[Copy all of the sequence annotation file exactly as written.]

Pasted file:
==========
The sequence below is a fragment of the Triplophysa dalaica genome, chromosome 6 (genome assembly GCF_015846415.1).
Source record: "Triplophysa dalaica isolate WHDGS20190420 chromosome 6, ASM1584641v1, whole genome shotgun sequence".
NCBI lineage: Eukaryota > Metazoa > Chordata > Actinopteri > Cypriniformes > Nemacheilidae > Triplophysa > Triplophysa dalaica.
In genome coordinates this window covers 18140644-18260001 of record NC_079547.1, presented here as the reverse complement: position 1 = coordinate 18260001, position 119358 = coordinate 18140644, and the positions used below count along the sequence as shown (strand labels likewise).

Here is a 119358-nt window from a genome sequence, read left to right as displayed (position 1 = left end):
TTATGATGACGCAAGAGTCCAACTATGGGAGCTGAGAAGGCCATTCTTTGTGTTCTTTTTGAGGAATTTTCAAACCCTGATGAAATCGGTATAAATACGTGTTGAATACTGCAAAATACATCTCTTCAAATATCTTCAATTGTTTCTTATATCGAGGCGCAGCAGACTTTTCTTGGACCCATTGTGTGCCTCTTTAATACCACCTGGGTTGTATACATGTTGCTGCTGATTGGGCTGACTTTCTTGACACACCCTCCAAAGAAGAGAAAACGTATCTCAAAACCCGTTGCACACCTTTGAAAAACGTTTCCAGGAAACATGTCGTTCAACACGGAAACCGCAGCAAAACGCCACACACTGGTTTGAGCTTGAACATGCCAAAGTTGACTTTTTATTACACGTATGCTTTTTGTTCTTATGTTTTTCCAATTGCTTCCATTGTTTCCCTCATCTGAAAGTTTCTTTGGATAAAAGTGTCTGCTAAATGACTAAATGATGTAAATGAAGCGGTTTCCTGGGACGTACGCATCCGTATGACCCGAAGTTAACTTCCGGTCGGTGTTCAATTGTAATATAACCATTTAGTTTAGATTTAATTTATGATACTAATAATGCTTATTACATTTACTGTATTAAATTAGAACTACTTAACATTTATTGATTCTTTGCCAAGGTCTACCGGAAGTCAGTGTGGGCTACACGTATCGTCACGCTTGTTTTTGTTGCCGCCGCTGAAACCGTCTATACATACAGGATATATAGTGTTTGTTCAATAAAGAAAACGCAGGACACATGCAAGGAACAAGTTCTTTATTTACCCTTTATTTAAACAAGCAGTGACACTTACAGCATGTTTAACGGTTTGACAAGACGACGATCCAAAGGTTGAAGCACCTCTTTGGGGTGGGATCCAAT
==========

The sequence below is a fragment of the Triplophysa dalaica genome, chromosome 6 (genome assembly GCF_015846415.1).
Source record: "Triplophysa dalaica isolate WHDGS20190420 chromosome 6, ASM1584641v1, whole genome shotgun sequence".
NCBI lineage: Eukaryota > Metazoa > Chordata > Actinopteri > Cypriniformes > Nemacheilidae > Triplophysa > Triplophysa dalaica.
In genome coordinates this window covers 18140644-18260001 of record NC_079547.1, presented here as the reverse complement: position 1 = coordinate 18260001, position 119358 = coordinate 18140644, and the positions used below count along the sequence as shown (strand labels likewise).

Here is a 119358-nt window from a genome sequence, read left to right as displayed (position 1 = left end):
TTATGATGACGCAAGAGTCCAACTATGGGAGCTGAGAAGGCCATTCTTTGTGTTCTTTTTGAGGAATTTTCAAACCCTGATGAAATCGGTATAAATACGTGTTGAATACTGCAAAATACATCTCTTCAAATATCTTCAATTGTTTCTTATATCGAGGCGCAGCAGACTTTTCTTGGACCCATTGTGTGCCTCTTTAATACCACCTGGGTTGTATACATGTTGCTGCTGATTGGGCTGACTTTCTTGACACACCCTCCAAAGAAGAGAAAACGTATCTCAAAACCCGTTGCACACCTTTGAAAAACGTTTCCAGGAAACATGTCGTTCAACACGGAAACCGCAGCAAAACGCCACACACTGGTTTGAGCTTGAACATGCCAAAGTTGACTTTTTATTACACGTATGCTTTTTGTTCTTATGTTTTTCCAATTGCTTCCATTGTTTCCCTCATCTGAAAGTTTCTTTGGATAAAAGTGTCTGCTAAATGACTAAATGATGTAAATGAAGCGGTTTCCTGGGACGTACGCATCCGTATGACCCGAAGTTAACTTCCGGTCGGTGTTCAATTGTAATATAACCATTTAGTTTAGATTTAATTTATGATACTAATAATGCTTATTACATTTACTGTATTAAATTAGAACTACTTAACATTTATTGATTCTTTGCCAAGGTCTACCGGAAGTCAGTGTGGGCTACACGTATCGTCACGCTTGTTTTTGTTGCCGCCGCTGAAACCGTCTATACATACAGGATATATAGTGTTTGTTCAATAAAGAAAACGCAGGACACATGCAAGGAACAAGTTCTTTATTTACCCTTTATTTAAACAAGCAGTGACACTTACAGCATGTTTAACGGTTTGACAAGACGACGATCCAAAGGTTGAAGCACCTCTTTGGGGTGGGATCCAAT